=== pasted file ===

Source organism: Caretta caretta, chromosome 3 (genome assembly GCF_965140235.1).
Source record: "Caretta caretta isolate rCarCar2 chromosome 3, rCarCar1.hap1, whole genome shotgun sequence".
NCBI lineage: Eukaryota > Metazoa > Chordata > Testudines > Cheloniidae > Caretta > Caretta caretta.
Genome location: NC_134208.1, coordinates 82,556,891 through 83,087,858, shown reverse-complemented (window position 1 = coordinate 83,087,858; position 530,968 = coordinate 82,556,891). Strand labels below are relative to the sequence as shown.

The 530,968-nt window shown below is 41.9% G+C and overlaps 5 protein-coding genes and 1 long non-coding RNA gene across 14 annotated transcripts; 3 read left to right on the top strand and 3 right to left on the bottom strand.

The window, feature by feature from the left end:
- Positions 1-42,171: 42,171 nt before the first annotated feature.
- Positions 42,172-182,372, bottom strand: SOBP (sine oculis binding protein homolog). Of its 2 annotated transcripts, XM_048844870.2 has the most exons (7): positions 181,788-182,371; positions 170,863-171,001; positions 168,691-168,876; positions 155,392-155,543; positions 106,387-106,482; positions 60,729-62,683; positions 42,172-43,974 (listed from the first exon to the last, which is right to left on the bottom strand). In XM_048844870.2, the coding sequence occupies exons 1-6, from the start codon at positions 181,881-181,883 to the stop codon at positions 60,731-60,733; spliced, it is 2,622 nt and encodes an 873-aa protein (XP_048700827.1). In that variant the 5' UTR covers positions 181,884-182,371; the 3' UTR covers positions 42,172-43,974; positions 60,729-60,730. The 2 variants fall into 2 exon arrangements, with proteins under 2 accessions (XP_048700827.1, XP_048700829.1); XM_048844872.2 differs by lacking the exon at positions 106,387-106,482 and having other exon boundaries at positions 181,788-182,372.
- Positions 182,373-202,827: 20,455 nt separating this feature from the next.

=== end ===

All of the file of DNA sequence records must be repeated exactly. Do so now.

Source organism: Caretta caretta, chromosome 3 (genome assembly GCF_965140235.1).
Source record: "Caretta caretta isolate rCarCar2 chromosome 3, rCarCar1.hap1, whole genome shotgun sequence".
NCBI lineage: Eukaryota > Metazoa > Chordata > Testudines > Cheloniidae > Caretta > Caretta caretta.
Genome location: NC_134208.1, coordinates 82,556,891 through 83,087,858, shown reverse-complemented (window position 1 = coordinate 83,087,858; position 530,968 = coordinate 82,556,891). Strand labels below are relative to the sequence as shown.

The 530,968-nt window shown below is 41.9% G+C and overlaps 5 protein-coding genes and 1 long non-coding RNA gene across 14 annotated transcripts; 3 read left to right on the top strand and 3 right to left on the bottom strand.

The window, feature by feature from the left end:
- Positions 1-42,171: 42,171 nt before the first annotated feature.
- Positions 42,172-182,372, bottom strand: SOBP (sine oculis binding protein homolog). Of its 2 annotated transcripts, XM_048844870.2 has the most exons (7): positions 181,788-182,371; positions 170,863-171,001; positions 168,691-168,876; positions 155,392-155,543; positions 106,387-106,482; positions 60,729-62,683; positions 42,172-43,974 (listed from the first exon to the last, which is right to left on the bottom strand). In XM_048844870.2, the coding sequence occupies exons 1-6, from the start codon at positions 181,881-181,883 to the stop codon at positions 60,731-60,733; spliced, it is 2,622 nt and encodes an 873-aa protein (XP_048700827.1). In that variant the 5' UTR covers positions 181,884-182,371; the 3' UTR covers positions 42,172-43,974; positions 60,729-60,730. The 2 variants fall into 2 exon arrangements, with proteins under 2 accessions (XP_048700827.1, XP_048700829.1); XM_048844872.2 differs by lacking the exon at positions 106,387-106,482 and having other exon boundaries at positions 181,788-182,372.
- Positions 182,373-202,827: 20,455 nt separating this feature from the next.